When a child spends years with their peer group, they become peer dependent and take on the identity of the group, which would include the norms, values and behaviors mentioned in the definition.  In order for personal identity to be acquired, it first has to be valued.  I personally believe there is no better place for that to be nurtured than through an environment that does not include excessive peer interaction, as the peer group generally does not value personal identity.   I think it would be more fitting for homeschoolers to ask their schooled counterparts if they are the ones concerned for their children’s socialization.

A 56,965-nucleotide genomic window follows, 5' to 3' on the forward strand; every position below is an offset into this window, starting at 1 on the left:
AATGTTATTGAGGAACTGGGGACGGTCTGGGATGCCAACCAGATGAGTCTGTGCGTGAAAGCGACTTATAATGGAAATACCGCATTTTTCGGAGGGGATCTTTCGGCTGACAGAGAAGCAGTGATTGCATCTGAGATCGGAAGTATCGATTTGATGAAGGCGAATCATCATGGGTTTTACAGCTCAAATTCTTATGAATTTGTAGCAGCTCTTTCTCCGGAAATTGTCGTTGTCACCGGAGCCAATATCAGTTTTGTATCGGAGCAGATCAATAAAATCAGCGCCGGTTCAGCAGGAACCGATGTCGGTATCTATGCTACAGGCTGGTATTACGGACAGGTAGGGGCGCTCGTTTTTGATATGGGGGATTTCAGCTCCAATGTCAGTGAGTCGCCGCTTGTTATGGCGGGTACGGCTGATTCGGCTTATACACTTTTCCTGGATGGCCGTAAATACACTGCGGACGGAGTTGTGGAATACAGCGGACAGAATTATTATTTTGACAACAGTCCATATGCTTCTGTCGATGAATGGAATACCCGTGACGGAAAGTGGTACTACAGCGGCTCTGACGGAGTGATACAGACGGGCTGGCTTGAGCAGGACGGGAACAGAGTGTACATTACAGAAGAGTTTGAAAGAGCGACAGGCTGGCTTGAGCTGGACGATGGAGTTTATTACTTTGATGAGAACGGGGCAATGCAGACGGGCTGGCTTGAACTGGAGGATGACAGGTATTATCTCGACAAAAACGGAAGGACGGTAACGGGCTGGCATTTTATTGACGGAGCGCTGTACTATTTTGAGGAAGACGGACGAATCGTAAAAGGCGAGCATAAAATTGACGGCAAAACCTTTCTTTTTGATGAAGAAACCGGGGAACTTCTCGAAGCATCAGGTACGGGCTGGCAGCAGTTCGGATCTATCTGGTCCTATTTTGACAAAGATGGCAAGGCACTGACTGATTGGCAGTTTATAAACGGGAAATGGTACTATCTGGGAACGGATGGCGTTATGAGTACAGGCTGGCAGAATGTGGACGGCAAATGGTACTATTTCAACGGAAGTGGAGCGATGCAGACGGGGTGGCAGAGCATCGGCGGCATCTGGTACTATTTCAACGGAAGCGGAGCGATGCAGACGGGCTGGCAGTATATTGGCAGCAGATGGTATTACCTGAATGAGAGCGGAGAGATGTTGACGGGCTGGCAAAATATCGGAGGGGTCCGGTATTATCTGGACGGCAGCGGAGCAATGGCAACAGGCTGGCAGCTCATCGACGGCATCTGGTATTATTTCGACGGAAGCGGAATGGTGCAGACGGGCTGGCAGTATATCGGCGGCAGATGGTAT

How does this all tie into our 90 year old surgeon I mentioned at the beginning?  In order for him to keep himself from becoming like his peer group (here is where the ‘learning the norms, values and behavior’ comes in), he had to remove himself from it to develop a personal identity that didn’t keep him bound to the peer group mindset.  If we admire this man for stepping out of the norm for his age group and are not worried that he does not have friends his age – then I don’t think we need to be so concerned about children when they are not in step with their peers and have people of various ages that enrich their lives.